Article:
|Associated domains||datinglocate.com, flirter-er.com, sexyfinders.com, ok-yourlovers.com, vpnprotectors.com, erotclub.com, flirty-dates.com, adultlockator.com, systemtechnotify.com, protect-os.com, ios-protector.com, reportsbrowser.com, browsereport.com, app-reports.com, systemmobi.com, reportsystem24.com, thesingledate.com, myhotsingles.com, safesystemapp.com, tech-notify24.com, oc-systemnotice.com, system-message24.com, geparvpn.com, vpnios.com and others|
|Symptoms||Unwanted pop-ups appear during browsing sessions, device acts slower than usual, you see suspicious ads for software updates or alleged security programs|
|Distribution||You can get redirected to scam websites while browsing through untrustworthy websites, downloading illegal content or clicking on various links on dating, adult-only or gambling websites|
|Removal||If your iPhone has been compromised (actually) you can remove threats using confirmed Mac antivirus capable of scanning iOS devices – INTEGO.|
Avoid websites known to serve highly untrustworthy ads
Our security experts have agreed that iPhone users typically run into these ads after visiting untrustworthy websites. As mentioned earlier, you should avoid clicking on advertisements while browsing through adult-only, torrents, gambling or dating sites, unless you are visiting a well-known and legitimate website only. These types of sites tend to serve ads from ad networks that provide all sorts of not-so-reputable third-party sources. That said, you might encounter pop-up or pop-under ads, banners or lay-over ads while visiting them or clicking on link in them.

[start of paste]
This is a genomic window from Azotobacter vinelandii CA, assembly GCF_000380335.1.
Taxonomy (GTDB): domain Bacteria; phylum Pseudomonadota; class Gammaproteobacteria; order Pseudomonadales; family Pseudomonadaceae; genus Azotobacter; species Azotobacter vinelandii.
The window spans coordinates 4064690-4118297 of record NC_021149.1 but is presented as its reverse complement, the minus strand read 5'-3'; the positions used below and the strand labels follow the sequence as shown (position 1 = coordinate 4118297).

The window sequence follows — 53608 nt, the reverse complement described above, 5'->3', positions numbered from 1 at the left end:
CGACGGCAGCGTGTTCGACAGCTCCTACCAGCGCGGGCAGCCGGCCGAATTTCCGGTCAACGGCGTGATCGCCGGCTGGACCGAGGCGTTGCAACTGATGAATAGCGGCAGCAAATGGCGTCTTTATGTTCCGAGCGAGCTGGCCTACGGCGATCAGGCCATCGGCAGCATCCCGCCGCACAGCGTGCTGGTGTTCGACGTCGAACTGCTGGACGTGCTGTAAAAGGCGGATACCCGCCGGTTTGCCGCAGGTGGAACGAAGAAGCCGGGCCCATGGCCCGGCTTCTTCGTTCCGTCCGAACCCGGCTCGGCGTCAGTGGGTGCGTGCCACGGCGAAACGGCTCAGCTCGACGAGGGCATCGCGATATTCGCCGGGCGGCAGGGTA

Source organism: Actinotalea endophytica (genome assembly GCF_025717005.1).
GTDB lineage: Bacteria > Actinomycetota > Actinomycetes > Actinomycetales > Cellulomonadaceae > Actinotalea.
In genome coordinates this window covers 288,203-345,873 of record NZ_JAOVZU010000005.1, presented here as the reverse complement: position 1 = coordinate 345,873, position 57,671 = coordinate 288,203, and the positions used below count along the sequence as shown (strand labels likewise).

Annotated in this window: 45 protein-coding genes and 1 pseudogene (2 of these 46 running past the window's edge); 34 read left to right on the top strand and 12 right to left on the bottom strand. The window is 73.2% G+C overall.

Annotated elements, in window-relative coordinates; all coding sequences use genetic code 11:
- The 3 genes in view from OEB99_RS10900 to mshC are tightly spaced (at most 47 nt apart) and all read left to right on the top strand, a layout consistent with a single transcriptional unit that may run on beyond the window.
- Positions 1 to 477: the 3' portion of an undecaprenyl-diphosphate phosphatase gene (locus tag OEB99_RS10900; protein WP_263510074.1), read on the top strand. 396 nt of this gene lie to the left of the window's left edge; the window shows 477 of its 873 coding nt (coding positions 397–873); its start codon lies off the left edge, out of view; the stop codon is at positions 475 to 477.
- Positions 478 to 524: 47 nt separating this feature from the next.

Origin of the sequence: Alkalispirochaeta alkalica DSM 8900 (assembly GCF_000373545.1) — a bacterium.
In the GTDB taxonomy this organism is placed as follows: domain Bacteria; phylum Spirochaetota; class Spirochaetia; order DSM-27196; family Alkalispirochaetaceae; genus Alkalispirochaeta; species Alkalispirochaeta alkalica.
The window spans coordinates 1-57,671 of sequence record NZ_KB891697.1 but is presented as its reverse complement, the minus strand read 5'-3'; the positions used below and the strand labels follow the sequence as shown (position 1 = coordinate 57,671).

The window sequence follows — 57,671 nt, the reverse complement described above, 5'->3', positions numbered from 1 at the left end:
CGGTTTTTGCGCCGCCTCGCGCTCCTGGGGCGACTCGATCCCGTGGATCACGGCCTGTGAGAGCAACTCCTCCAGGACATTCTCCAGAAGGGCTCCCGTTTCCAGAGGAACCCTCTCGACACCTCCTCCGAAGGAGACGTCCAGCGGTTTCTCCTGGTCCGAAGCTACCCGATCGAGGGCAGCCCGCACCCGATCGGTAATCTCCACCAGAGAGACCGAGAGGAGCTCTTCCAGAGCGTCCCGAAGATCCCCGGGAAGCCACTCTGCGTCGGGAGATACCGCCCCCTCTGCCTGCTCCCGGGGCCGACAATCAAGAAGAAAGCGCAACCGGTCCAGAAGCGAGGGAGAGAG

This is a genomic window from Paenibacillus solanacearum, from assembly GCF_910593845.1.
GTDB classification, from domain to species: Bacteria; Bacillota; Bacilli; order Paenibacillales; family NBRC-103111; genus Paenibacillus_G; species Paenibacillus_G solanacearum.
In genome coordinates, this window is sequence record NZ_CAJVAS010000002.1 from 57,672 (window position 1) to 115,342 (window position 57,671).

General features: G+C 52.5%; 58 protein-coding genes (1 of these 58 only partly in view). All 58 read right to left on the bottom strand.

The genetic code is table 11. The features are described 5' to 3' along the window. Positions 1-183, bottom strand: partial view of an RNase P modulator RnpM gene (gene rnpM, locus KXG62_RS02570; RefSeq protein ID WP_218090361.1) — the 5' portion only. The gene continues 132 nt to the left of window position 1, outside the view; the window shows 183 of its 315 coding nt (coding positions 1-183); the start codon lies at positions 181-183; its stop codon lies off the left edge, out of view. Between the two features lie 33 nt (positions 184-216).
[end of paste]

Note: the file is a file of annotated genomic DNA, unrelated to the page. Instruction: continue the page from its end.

Moreover, be careful when you visit sites that provide all sorts of illegal downloads, including cracked software or copyright-protected movies. These kinds of websites often have resources full of malware, so cybersecurity experts advise staying away from them. Please download copyright-protected content from respective owners/developers only.
Finally, you can download various Mac viruses via fake ads that pose as legitimate software update suggestions. Most of the time, these arise as Java or Adobe Flash Player updates, but the fake installer behind these is designed to drag all sorts of adware (such as Adload) to your computer. Again, we recommend installing software updates from official sources only, in this case, from java.com or adobe.com, respectively.
Remove Your iPhone Has Been Compromised Pop-Up and secure your device
If you’re wondering what to do if you have encountered the fake pop-up, we recommend you to remove Your iPhone Has Been Compromised pop-up by closing the web page that displays it. Next, we recommend downloading INTEGO to your Mac, connecting the potentially infected iOS device and scanning it thoroughly.
We also present a manual Your iPhone has been compromised removal guide to prevent from seeing it ever again. Remember – this guide works if you’re dealing with a simple and not persistent version of Mac virus only.
- Unlock your iPhone and open Settings;
- Scroll down to find Safari and click on it;
- Find Block Pop-ups and Fraudulent Website Warning and swipe right to enable them;
- Navigate to the Advanced at the bottom;
- Click on Website Data and then press the Remove All Website Data button.
The following guide explains how to remove Mac viruses in general, block various pop-up ads and push notifications.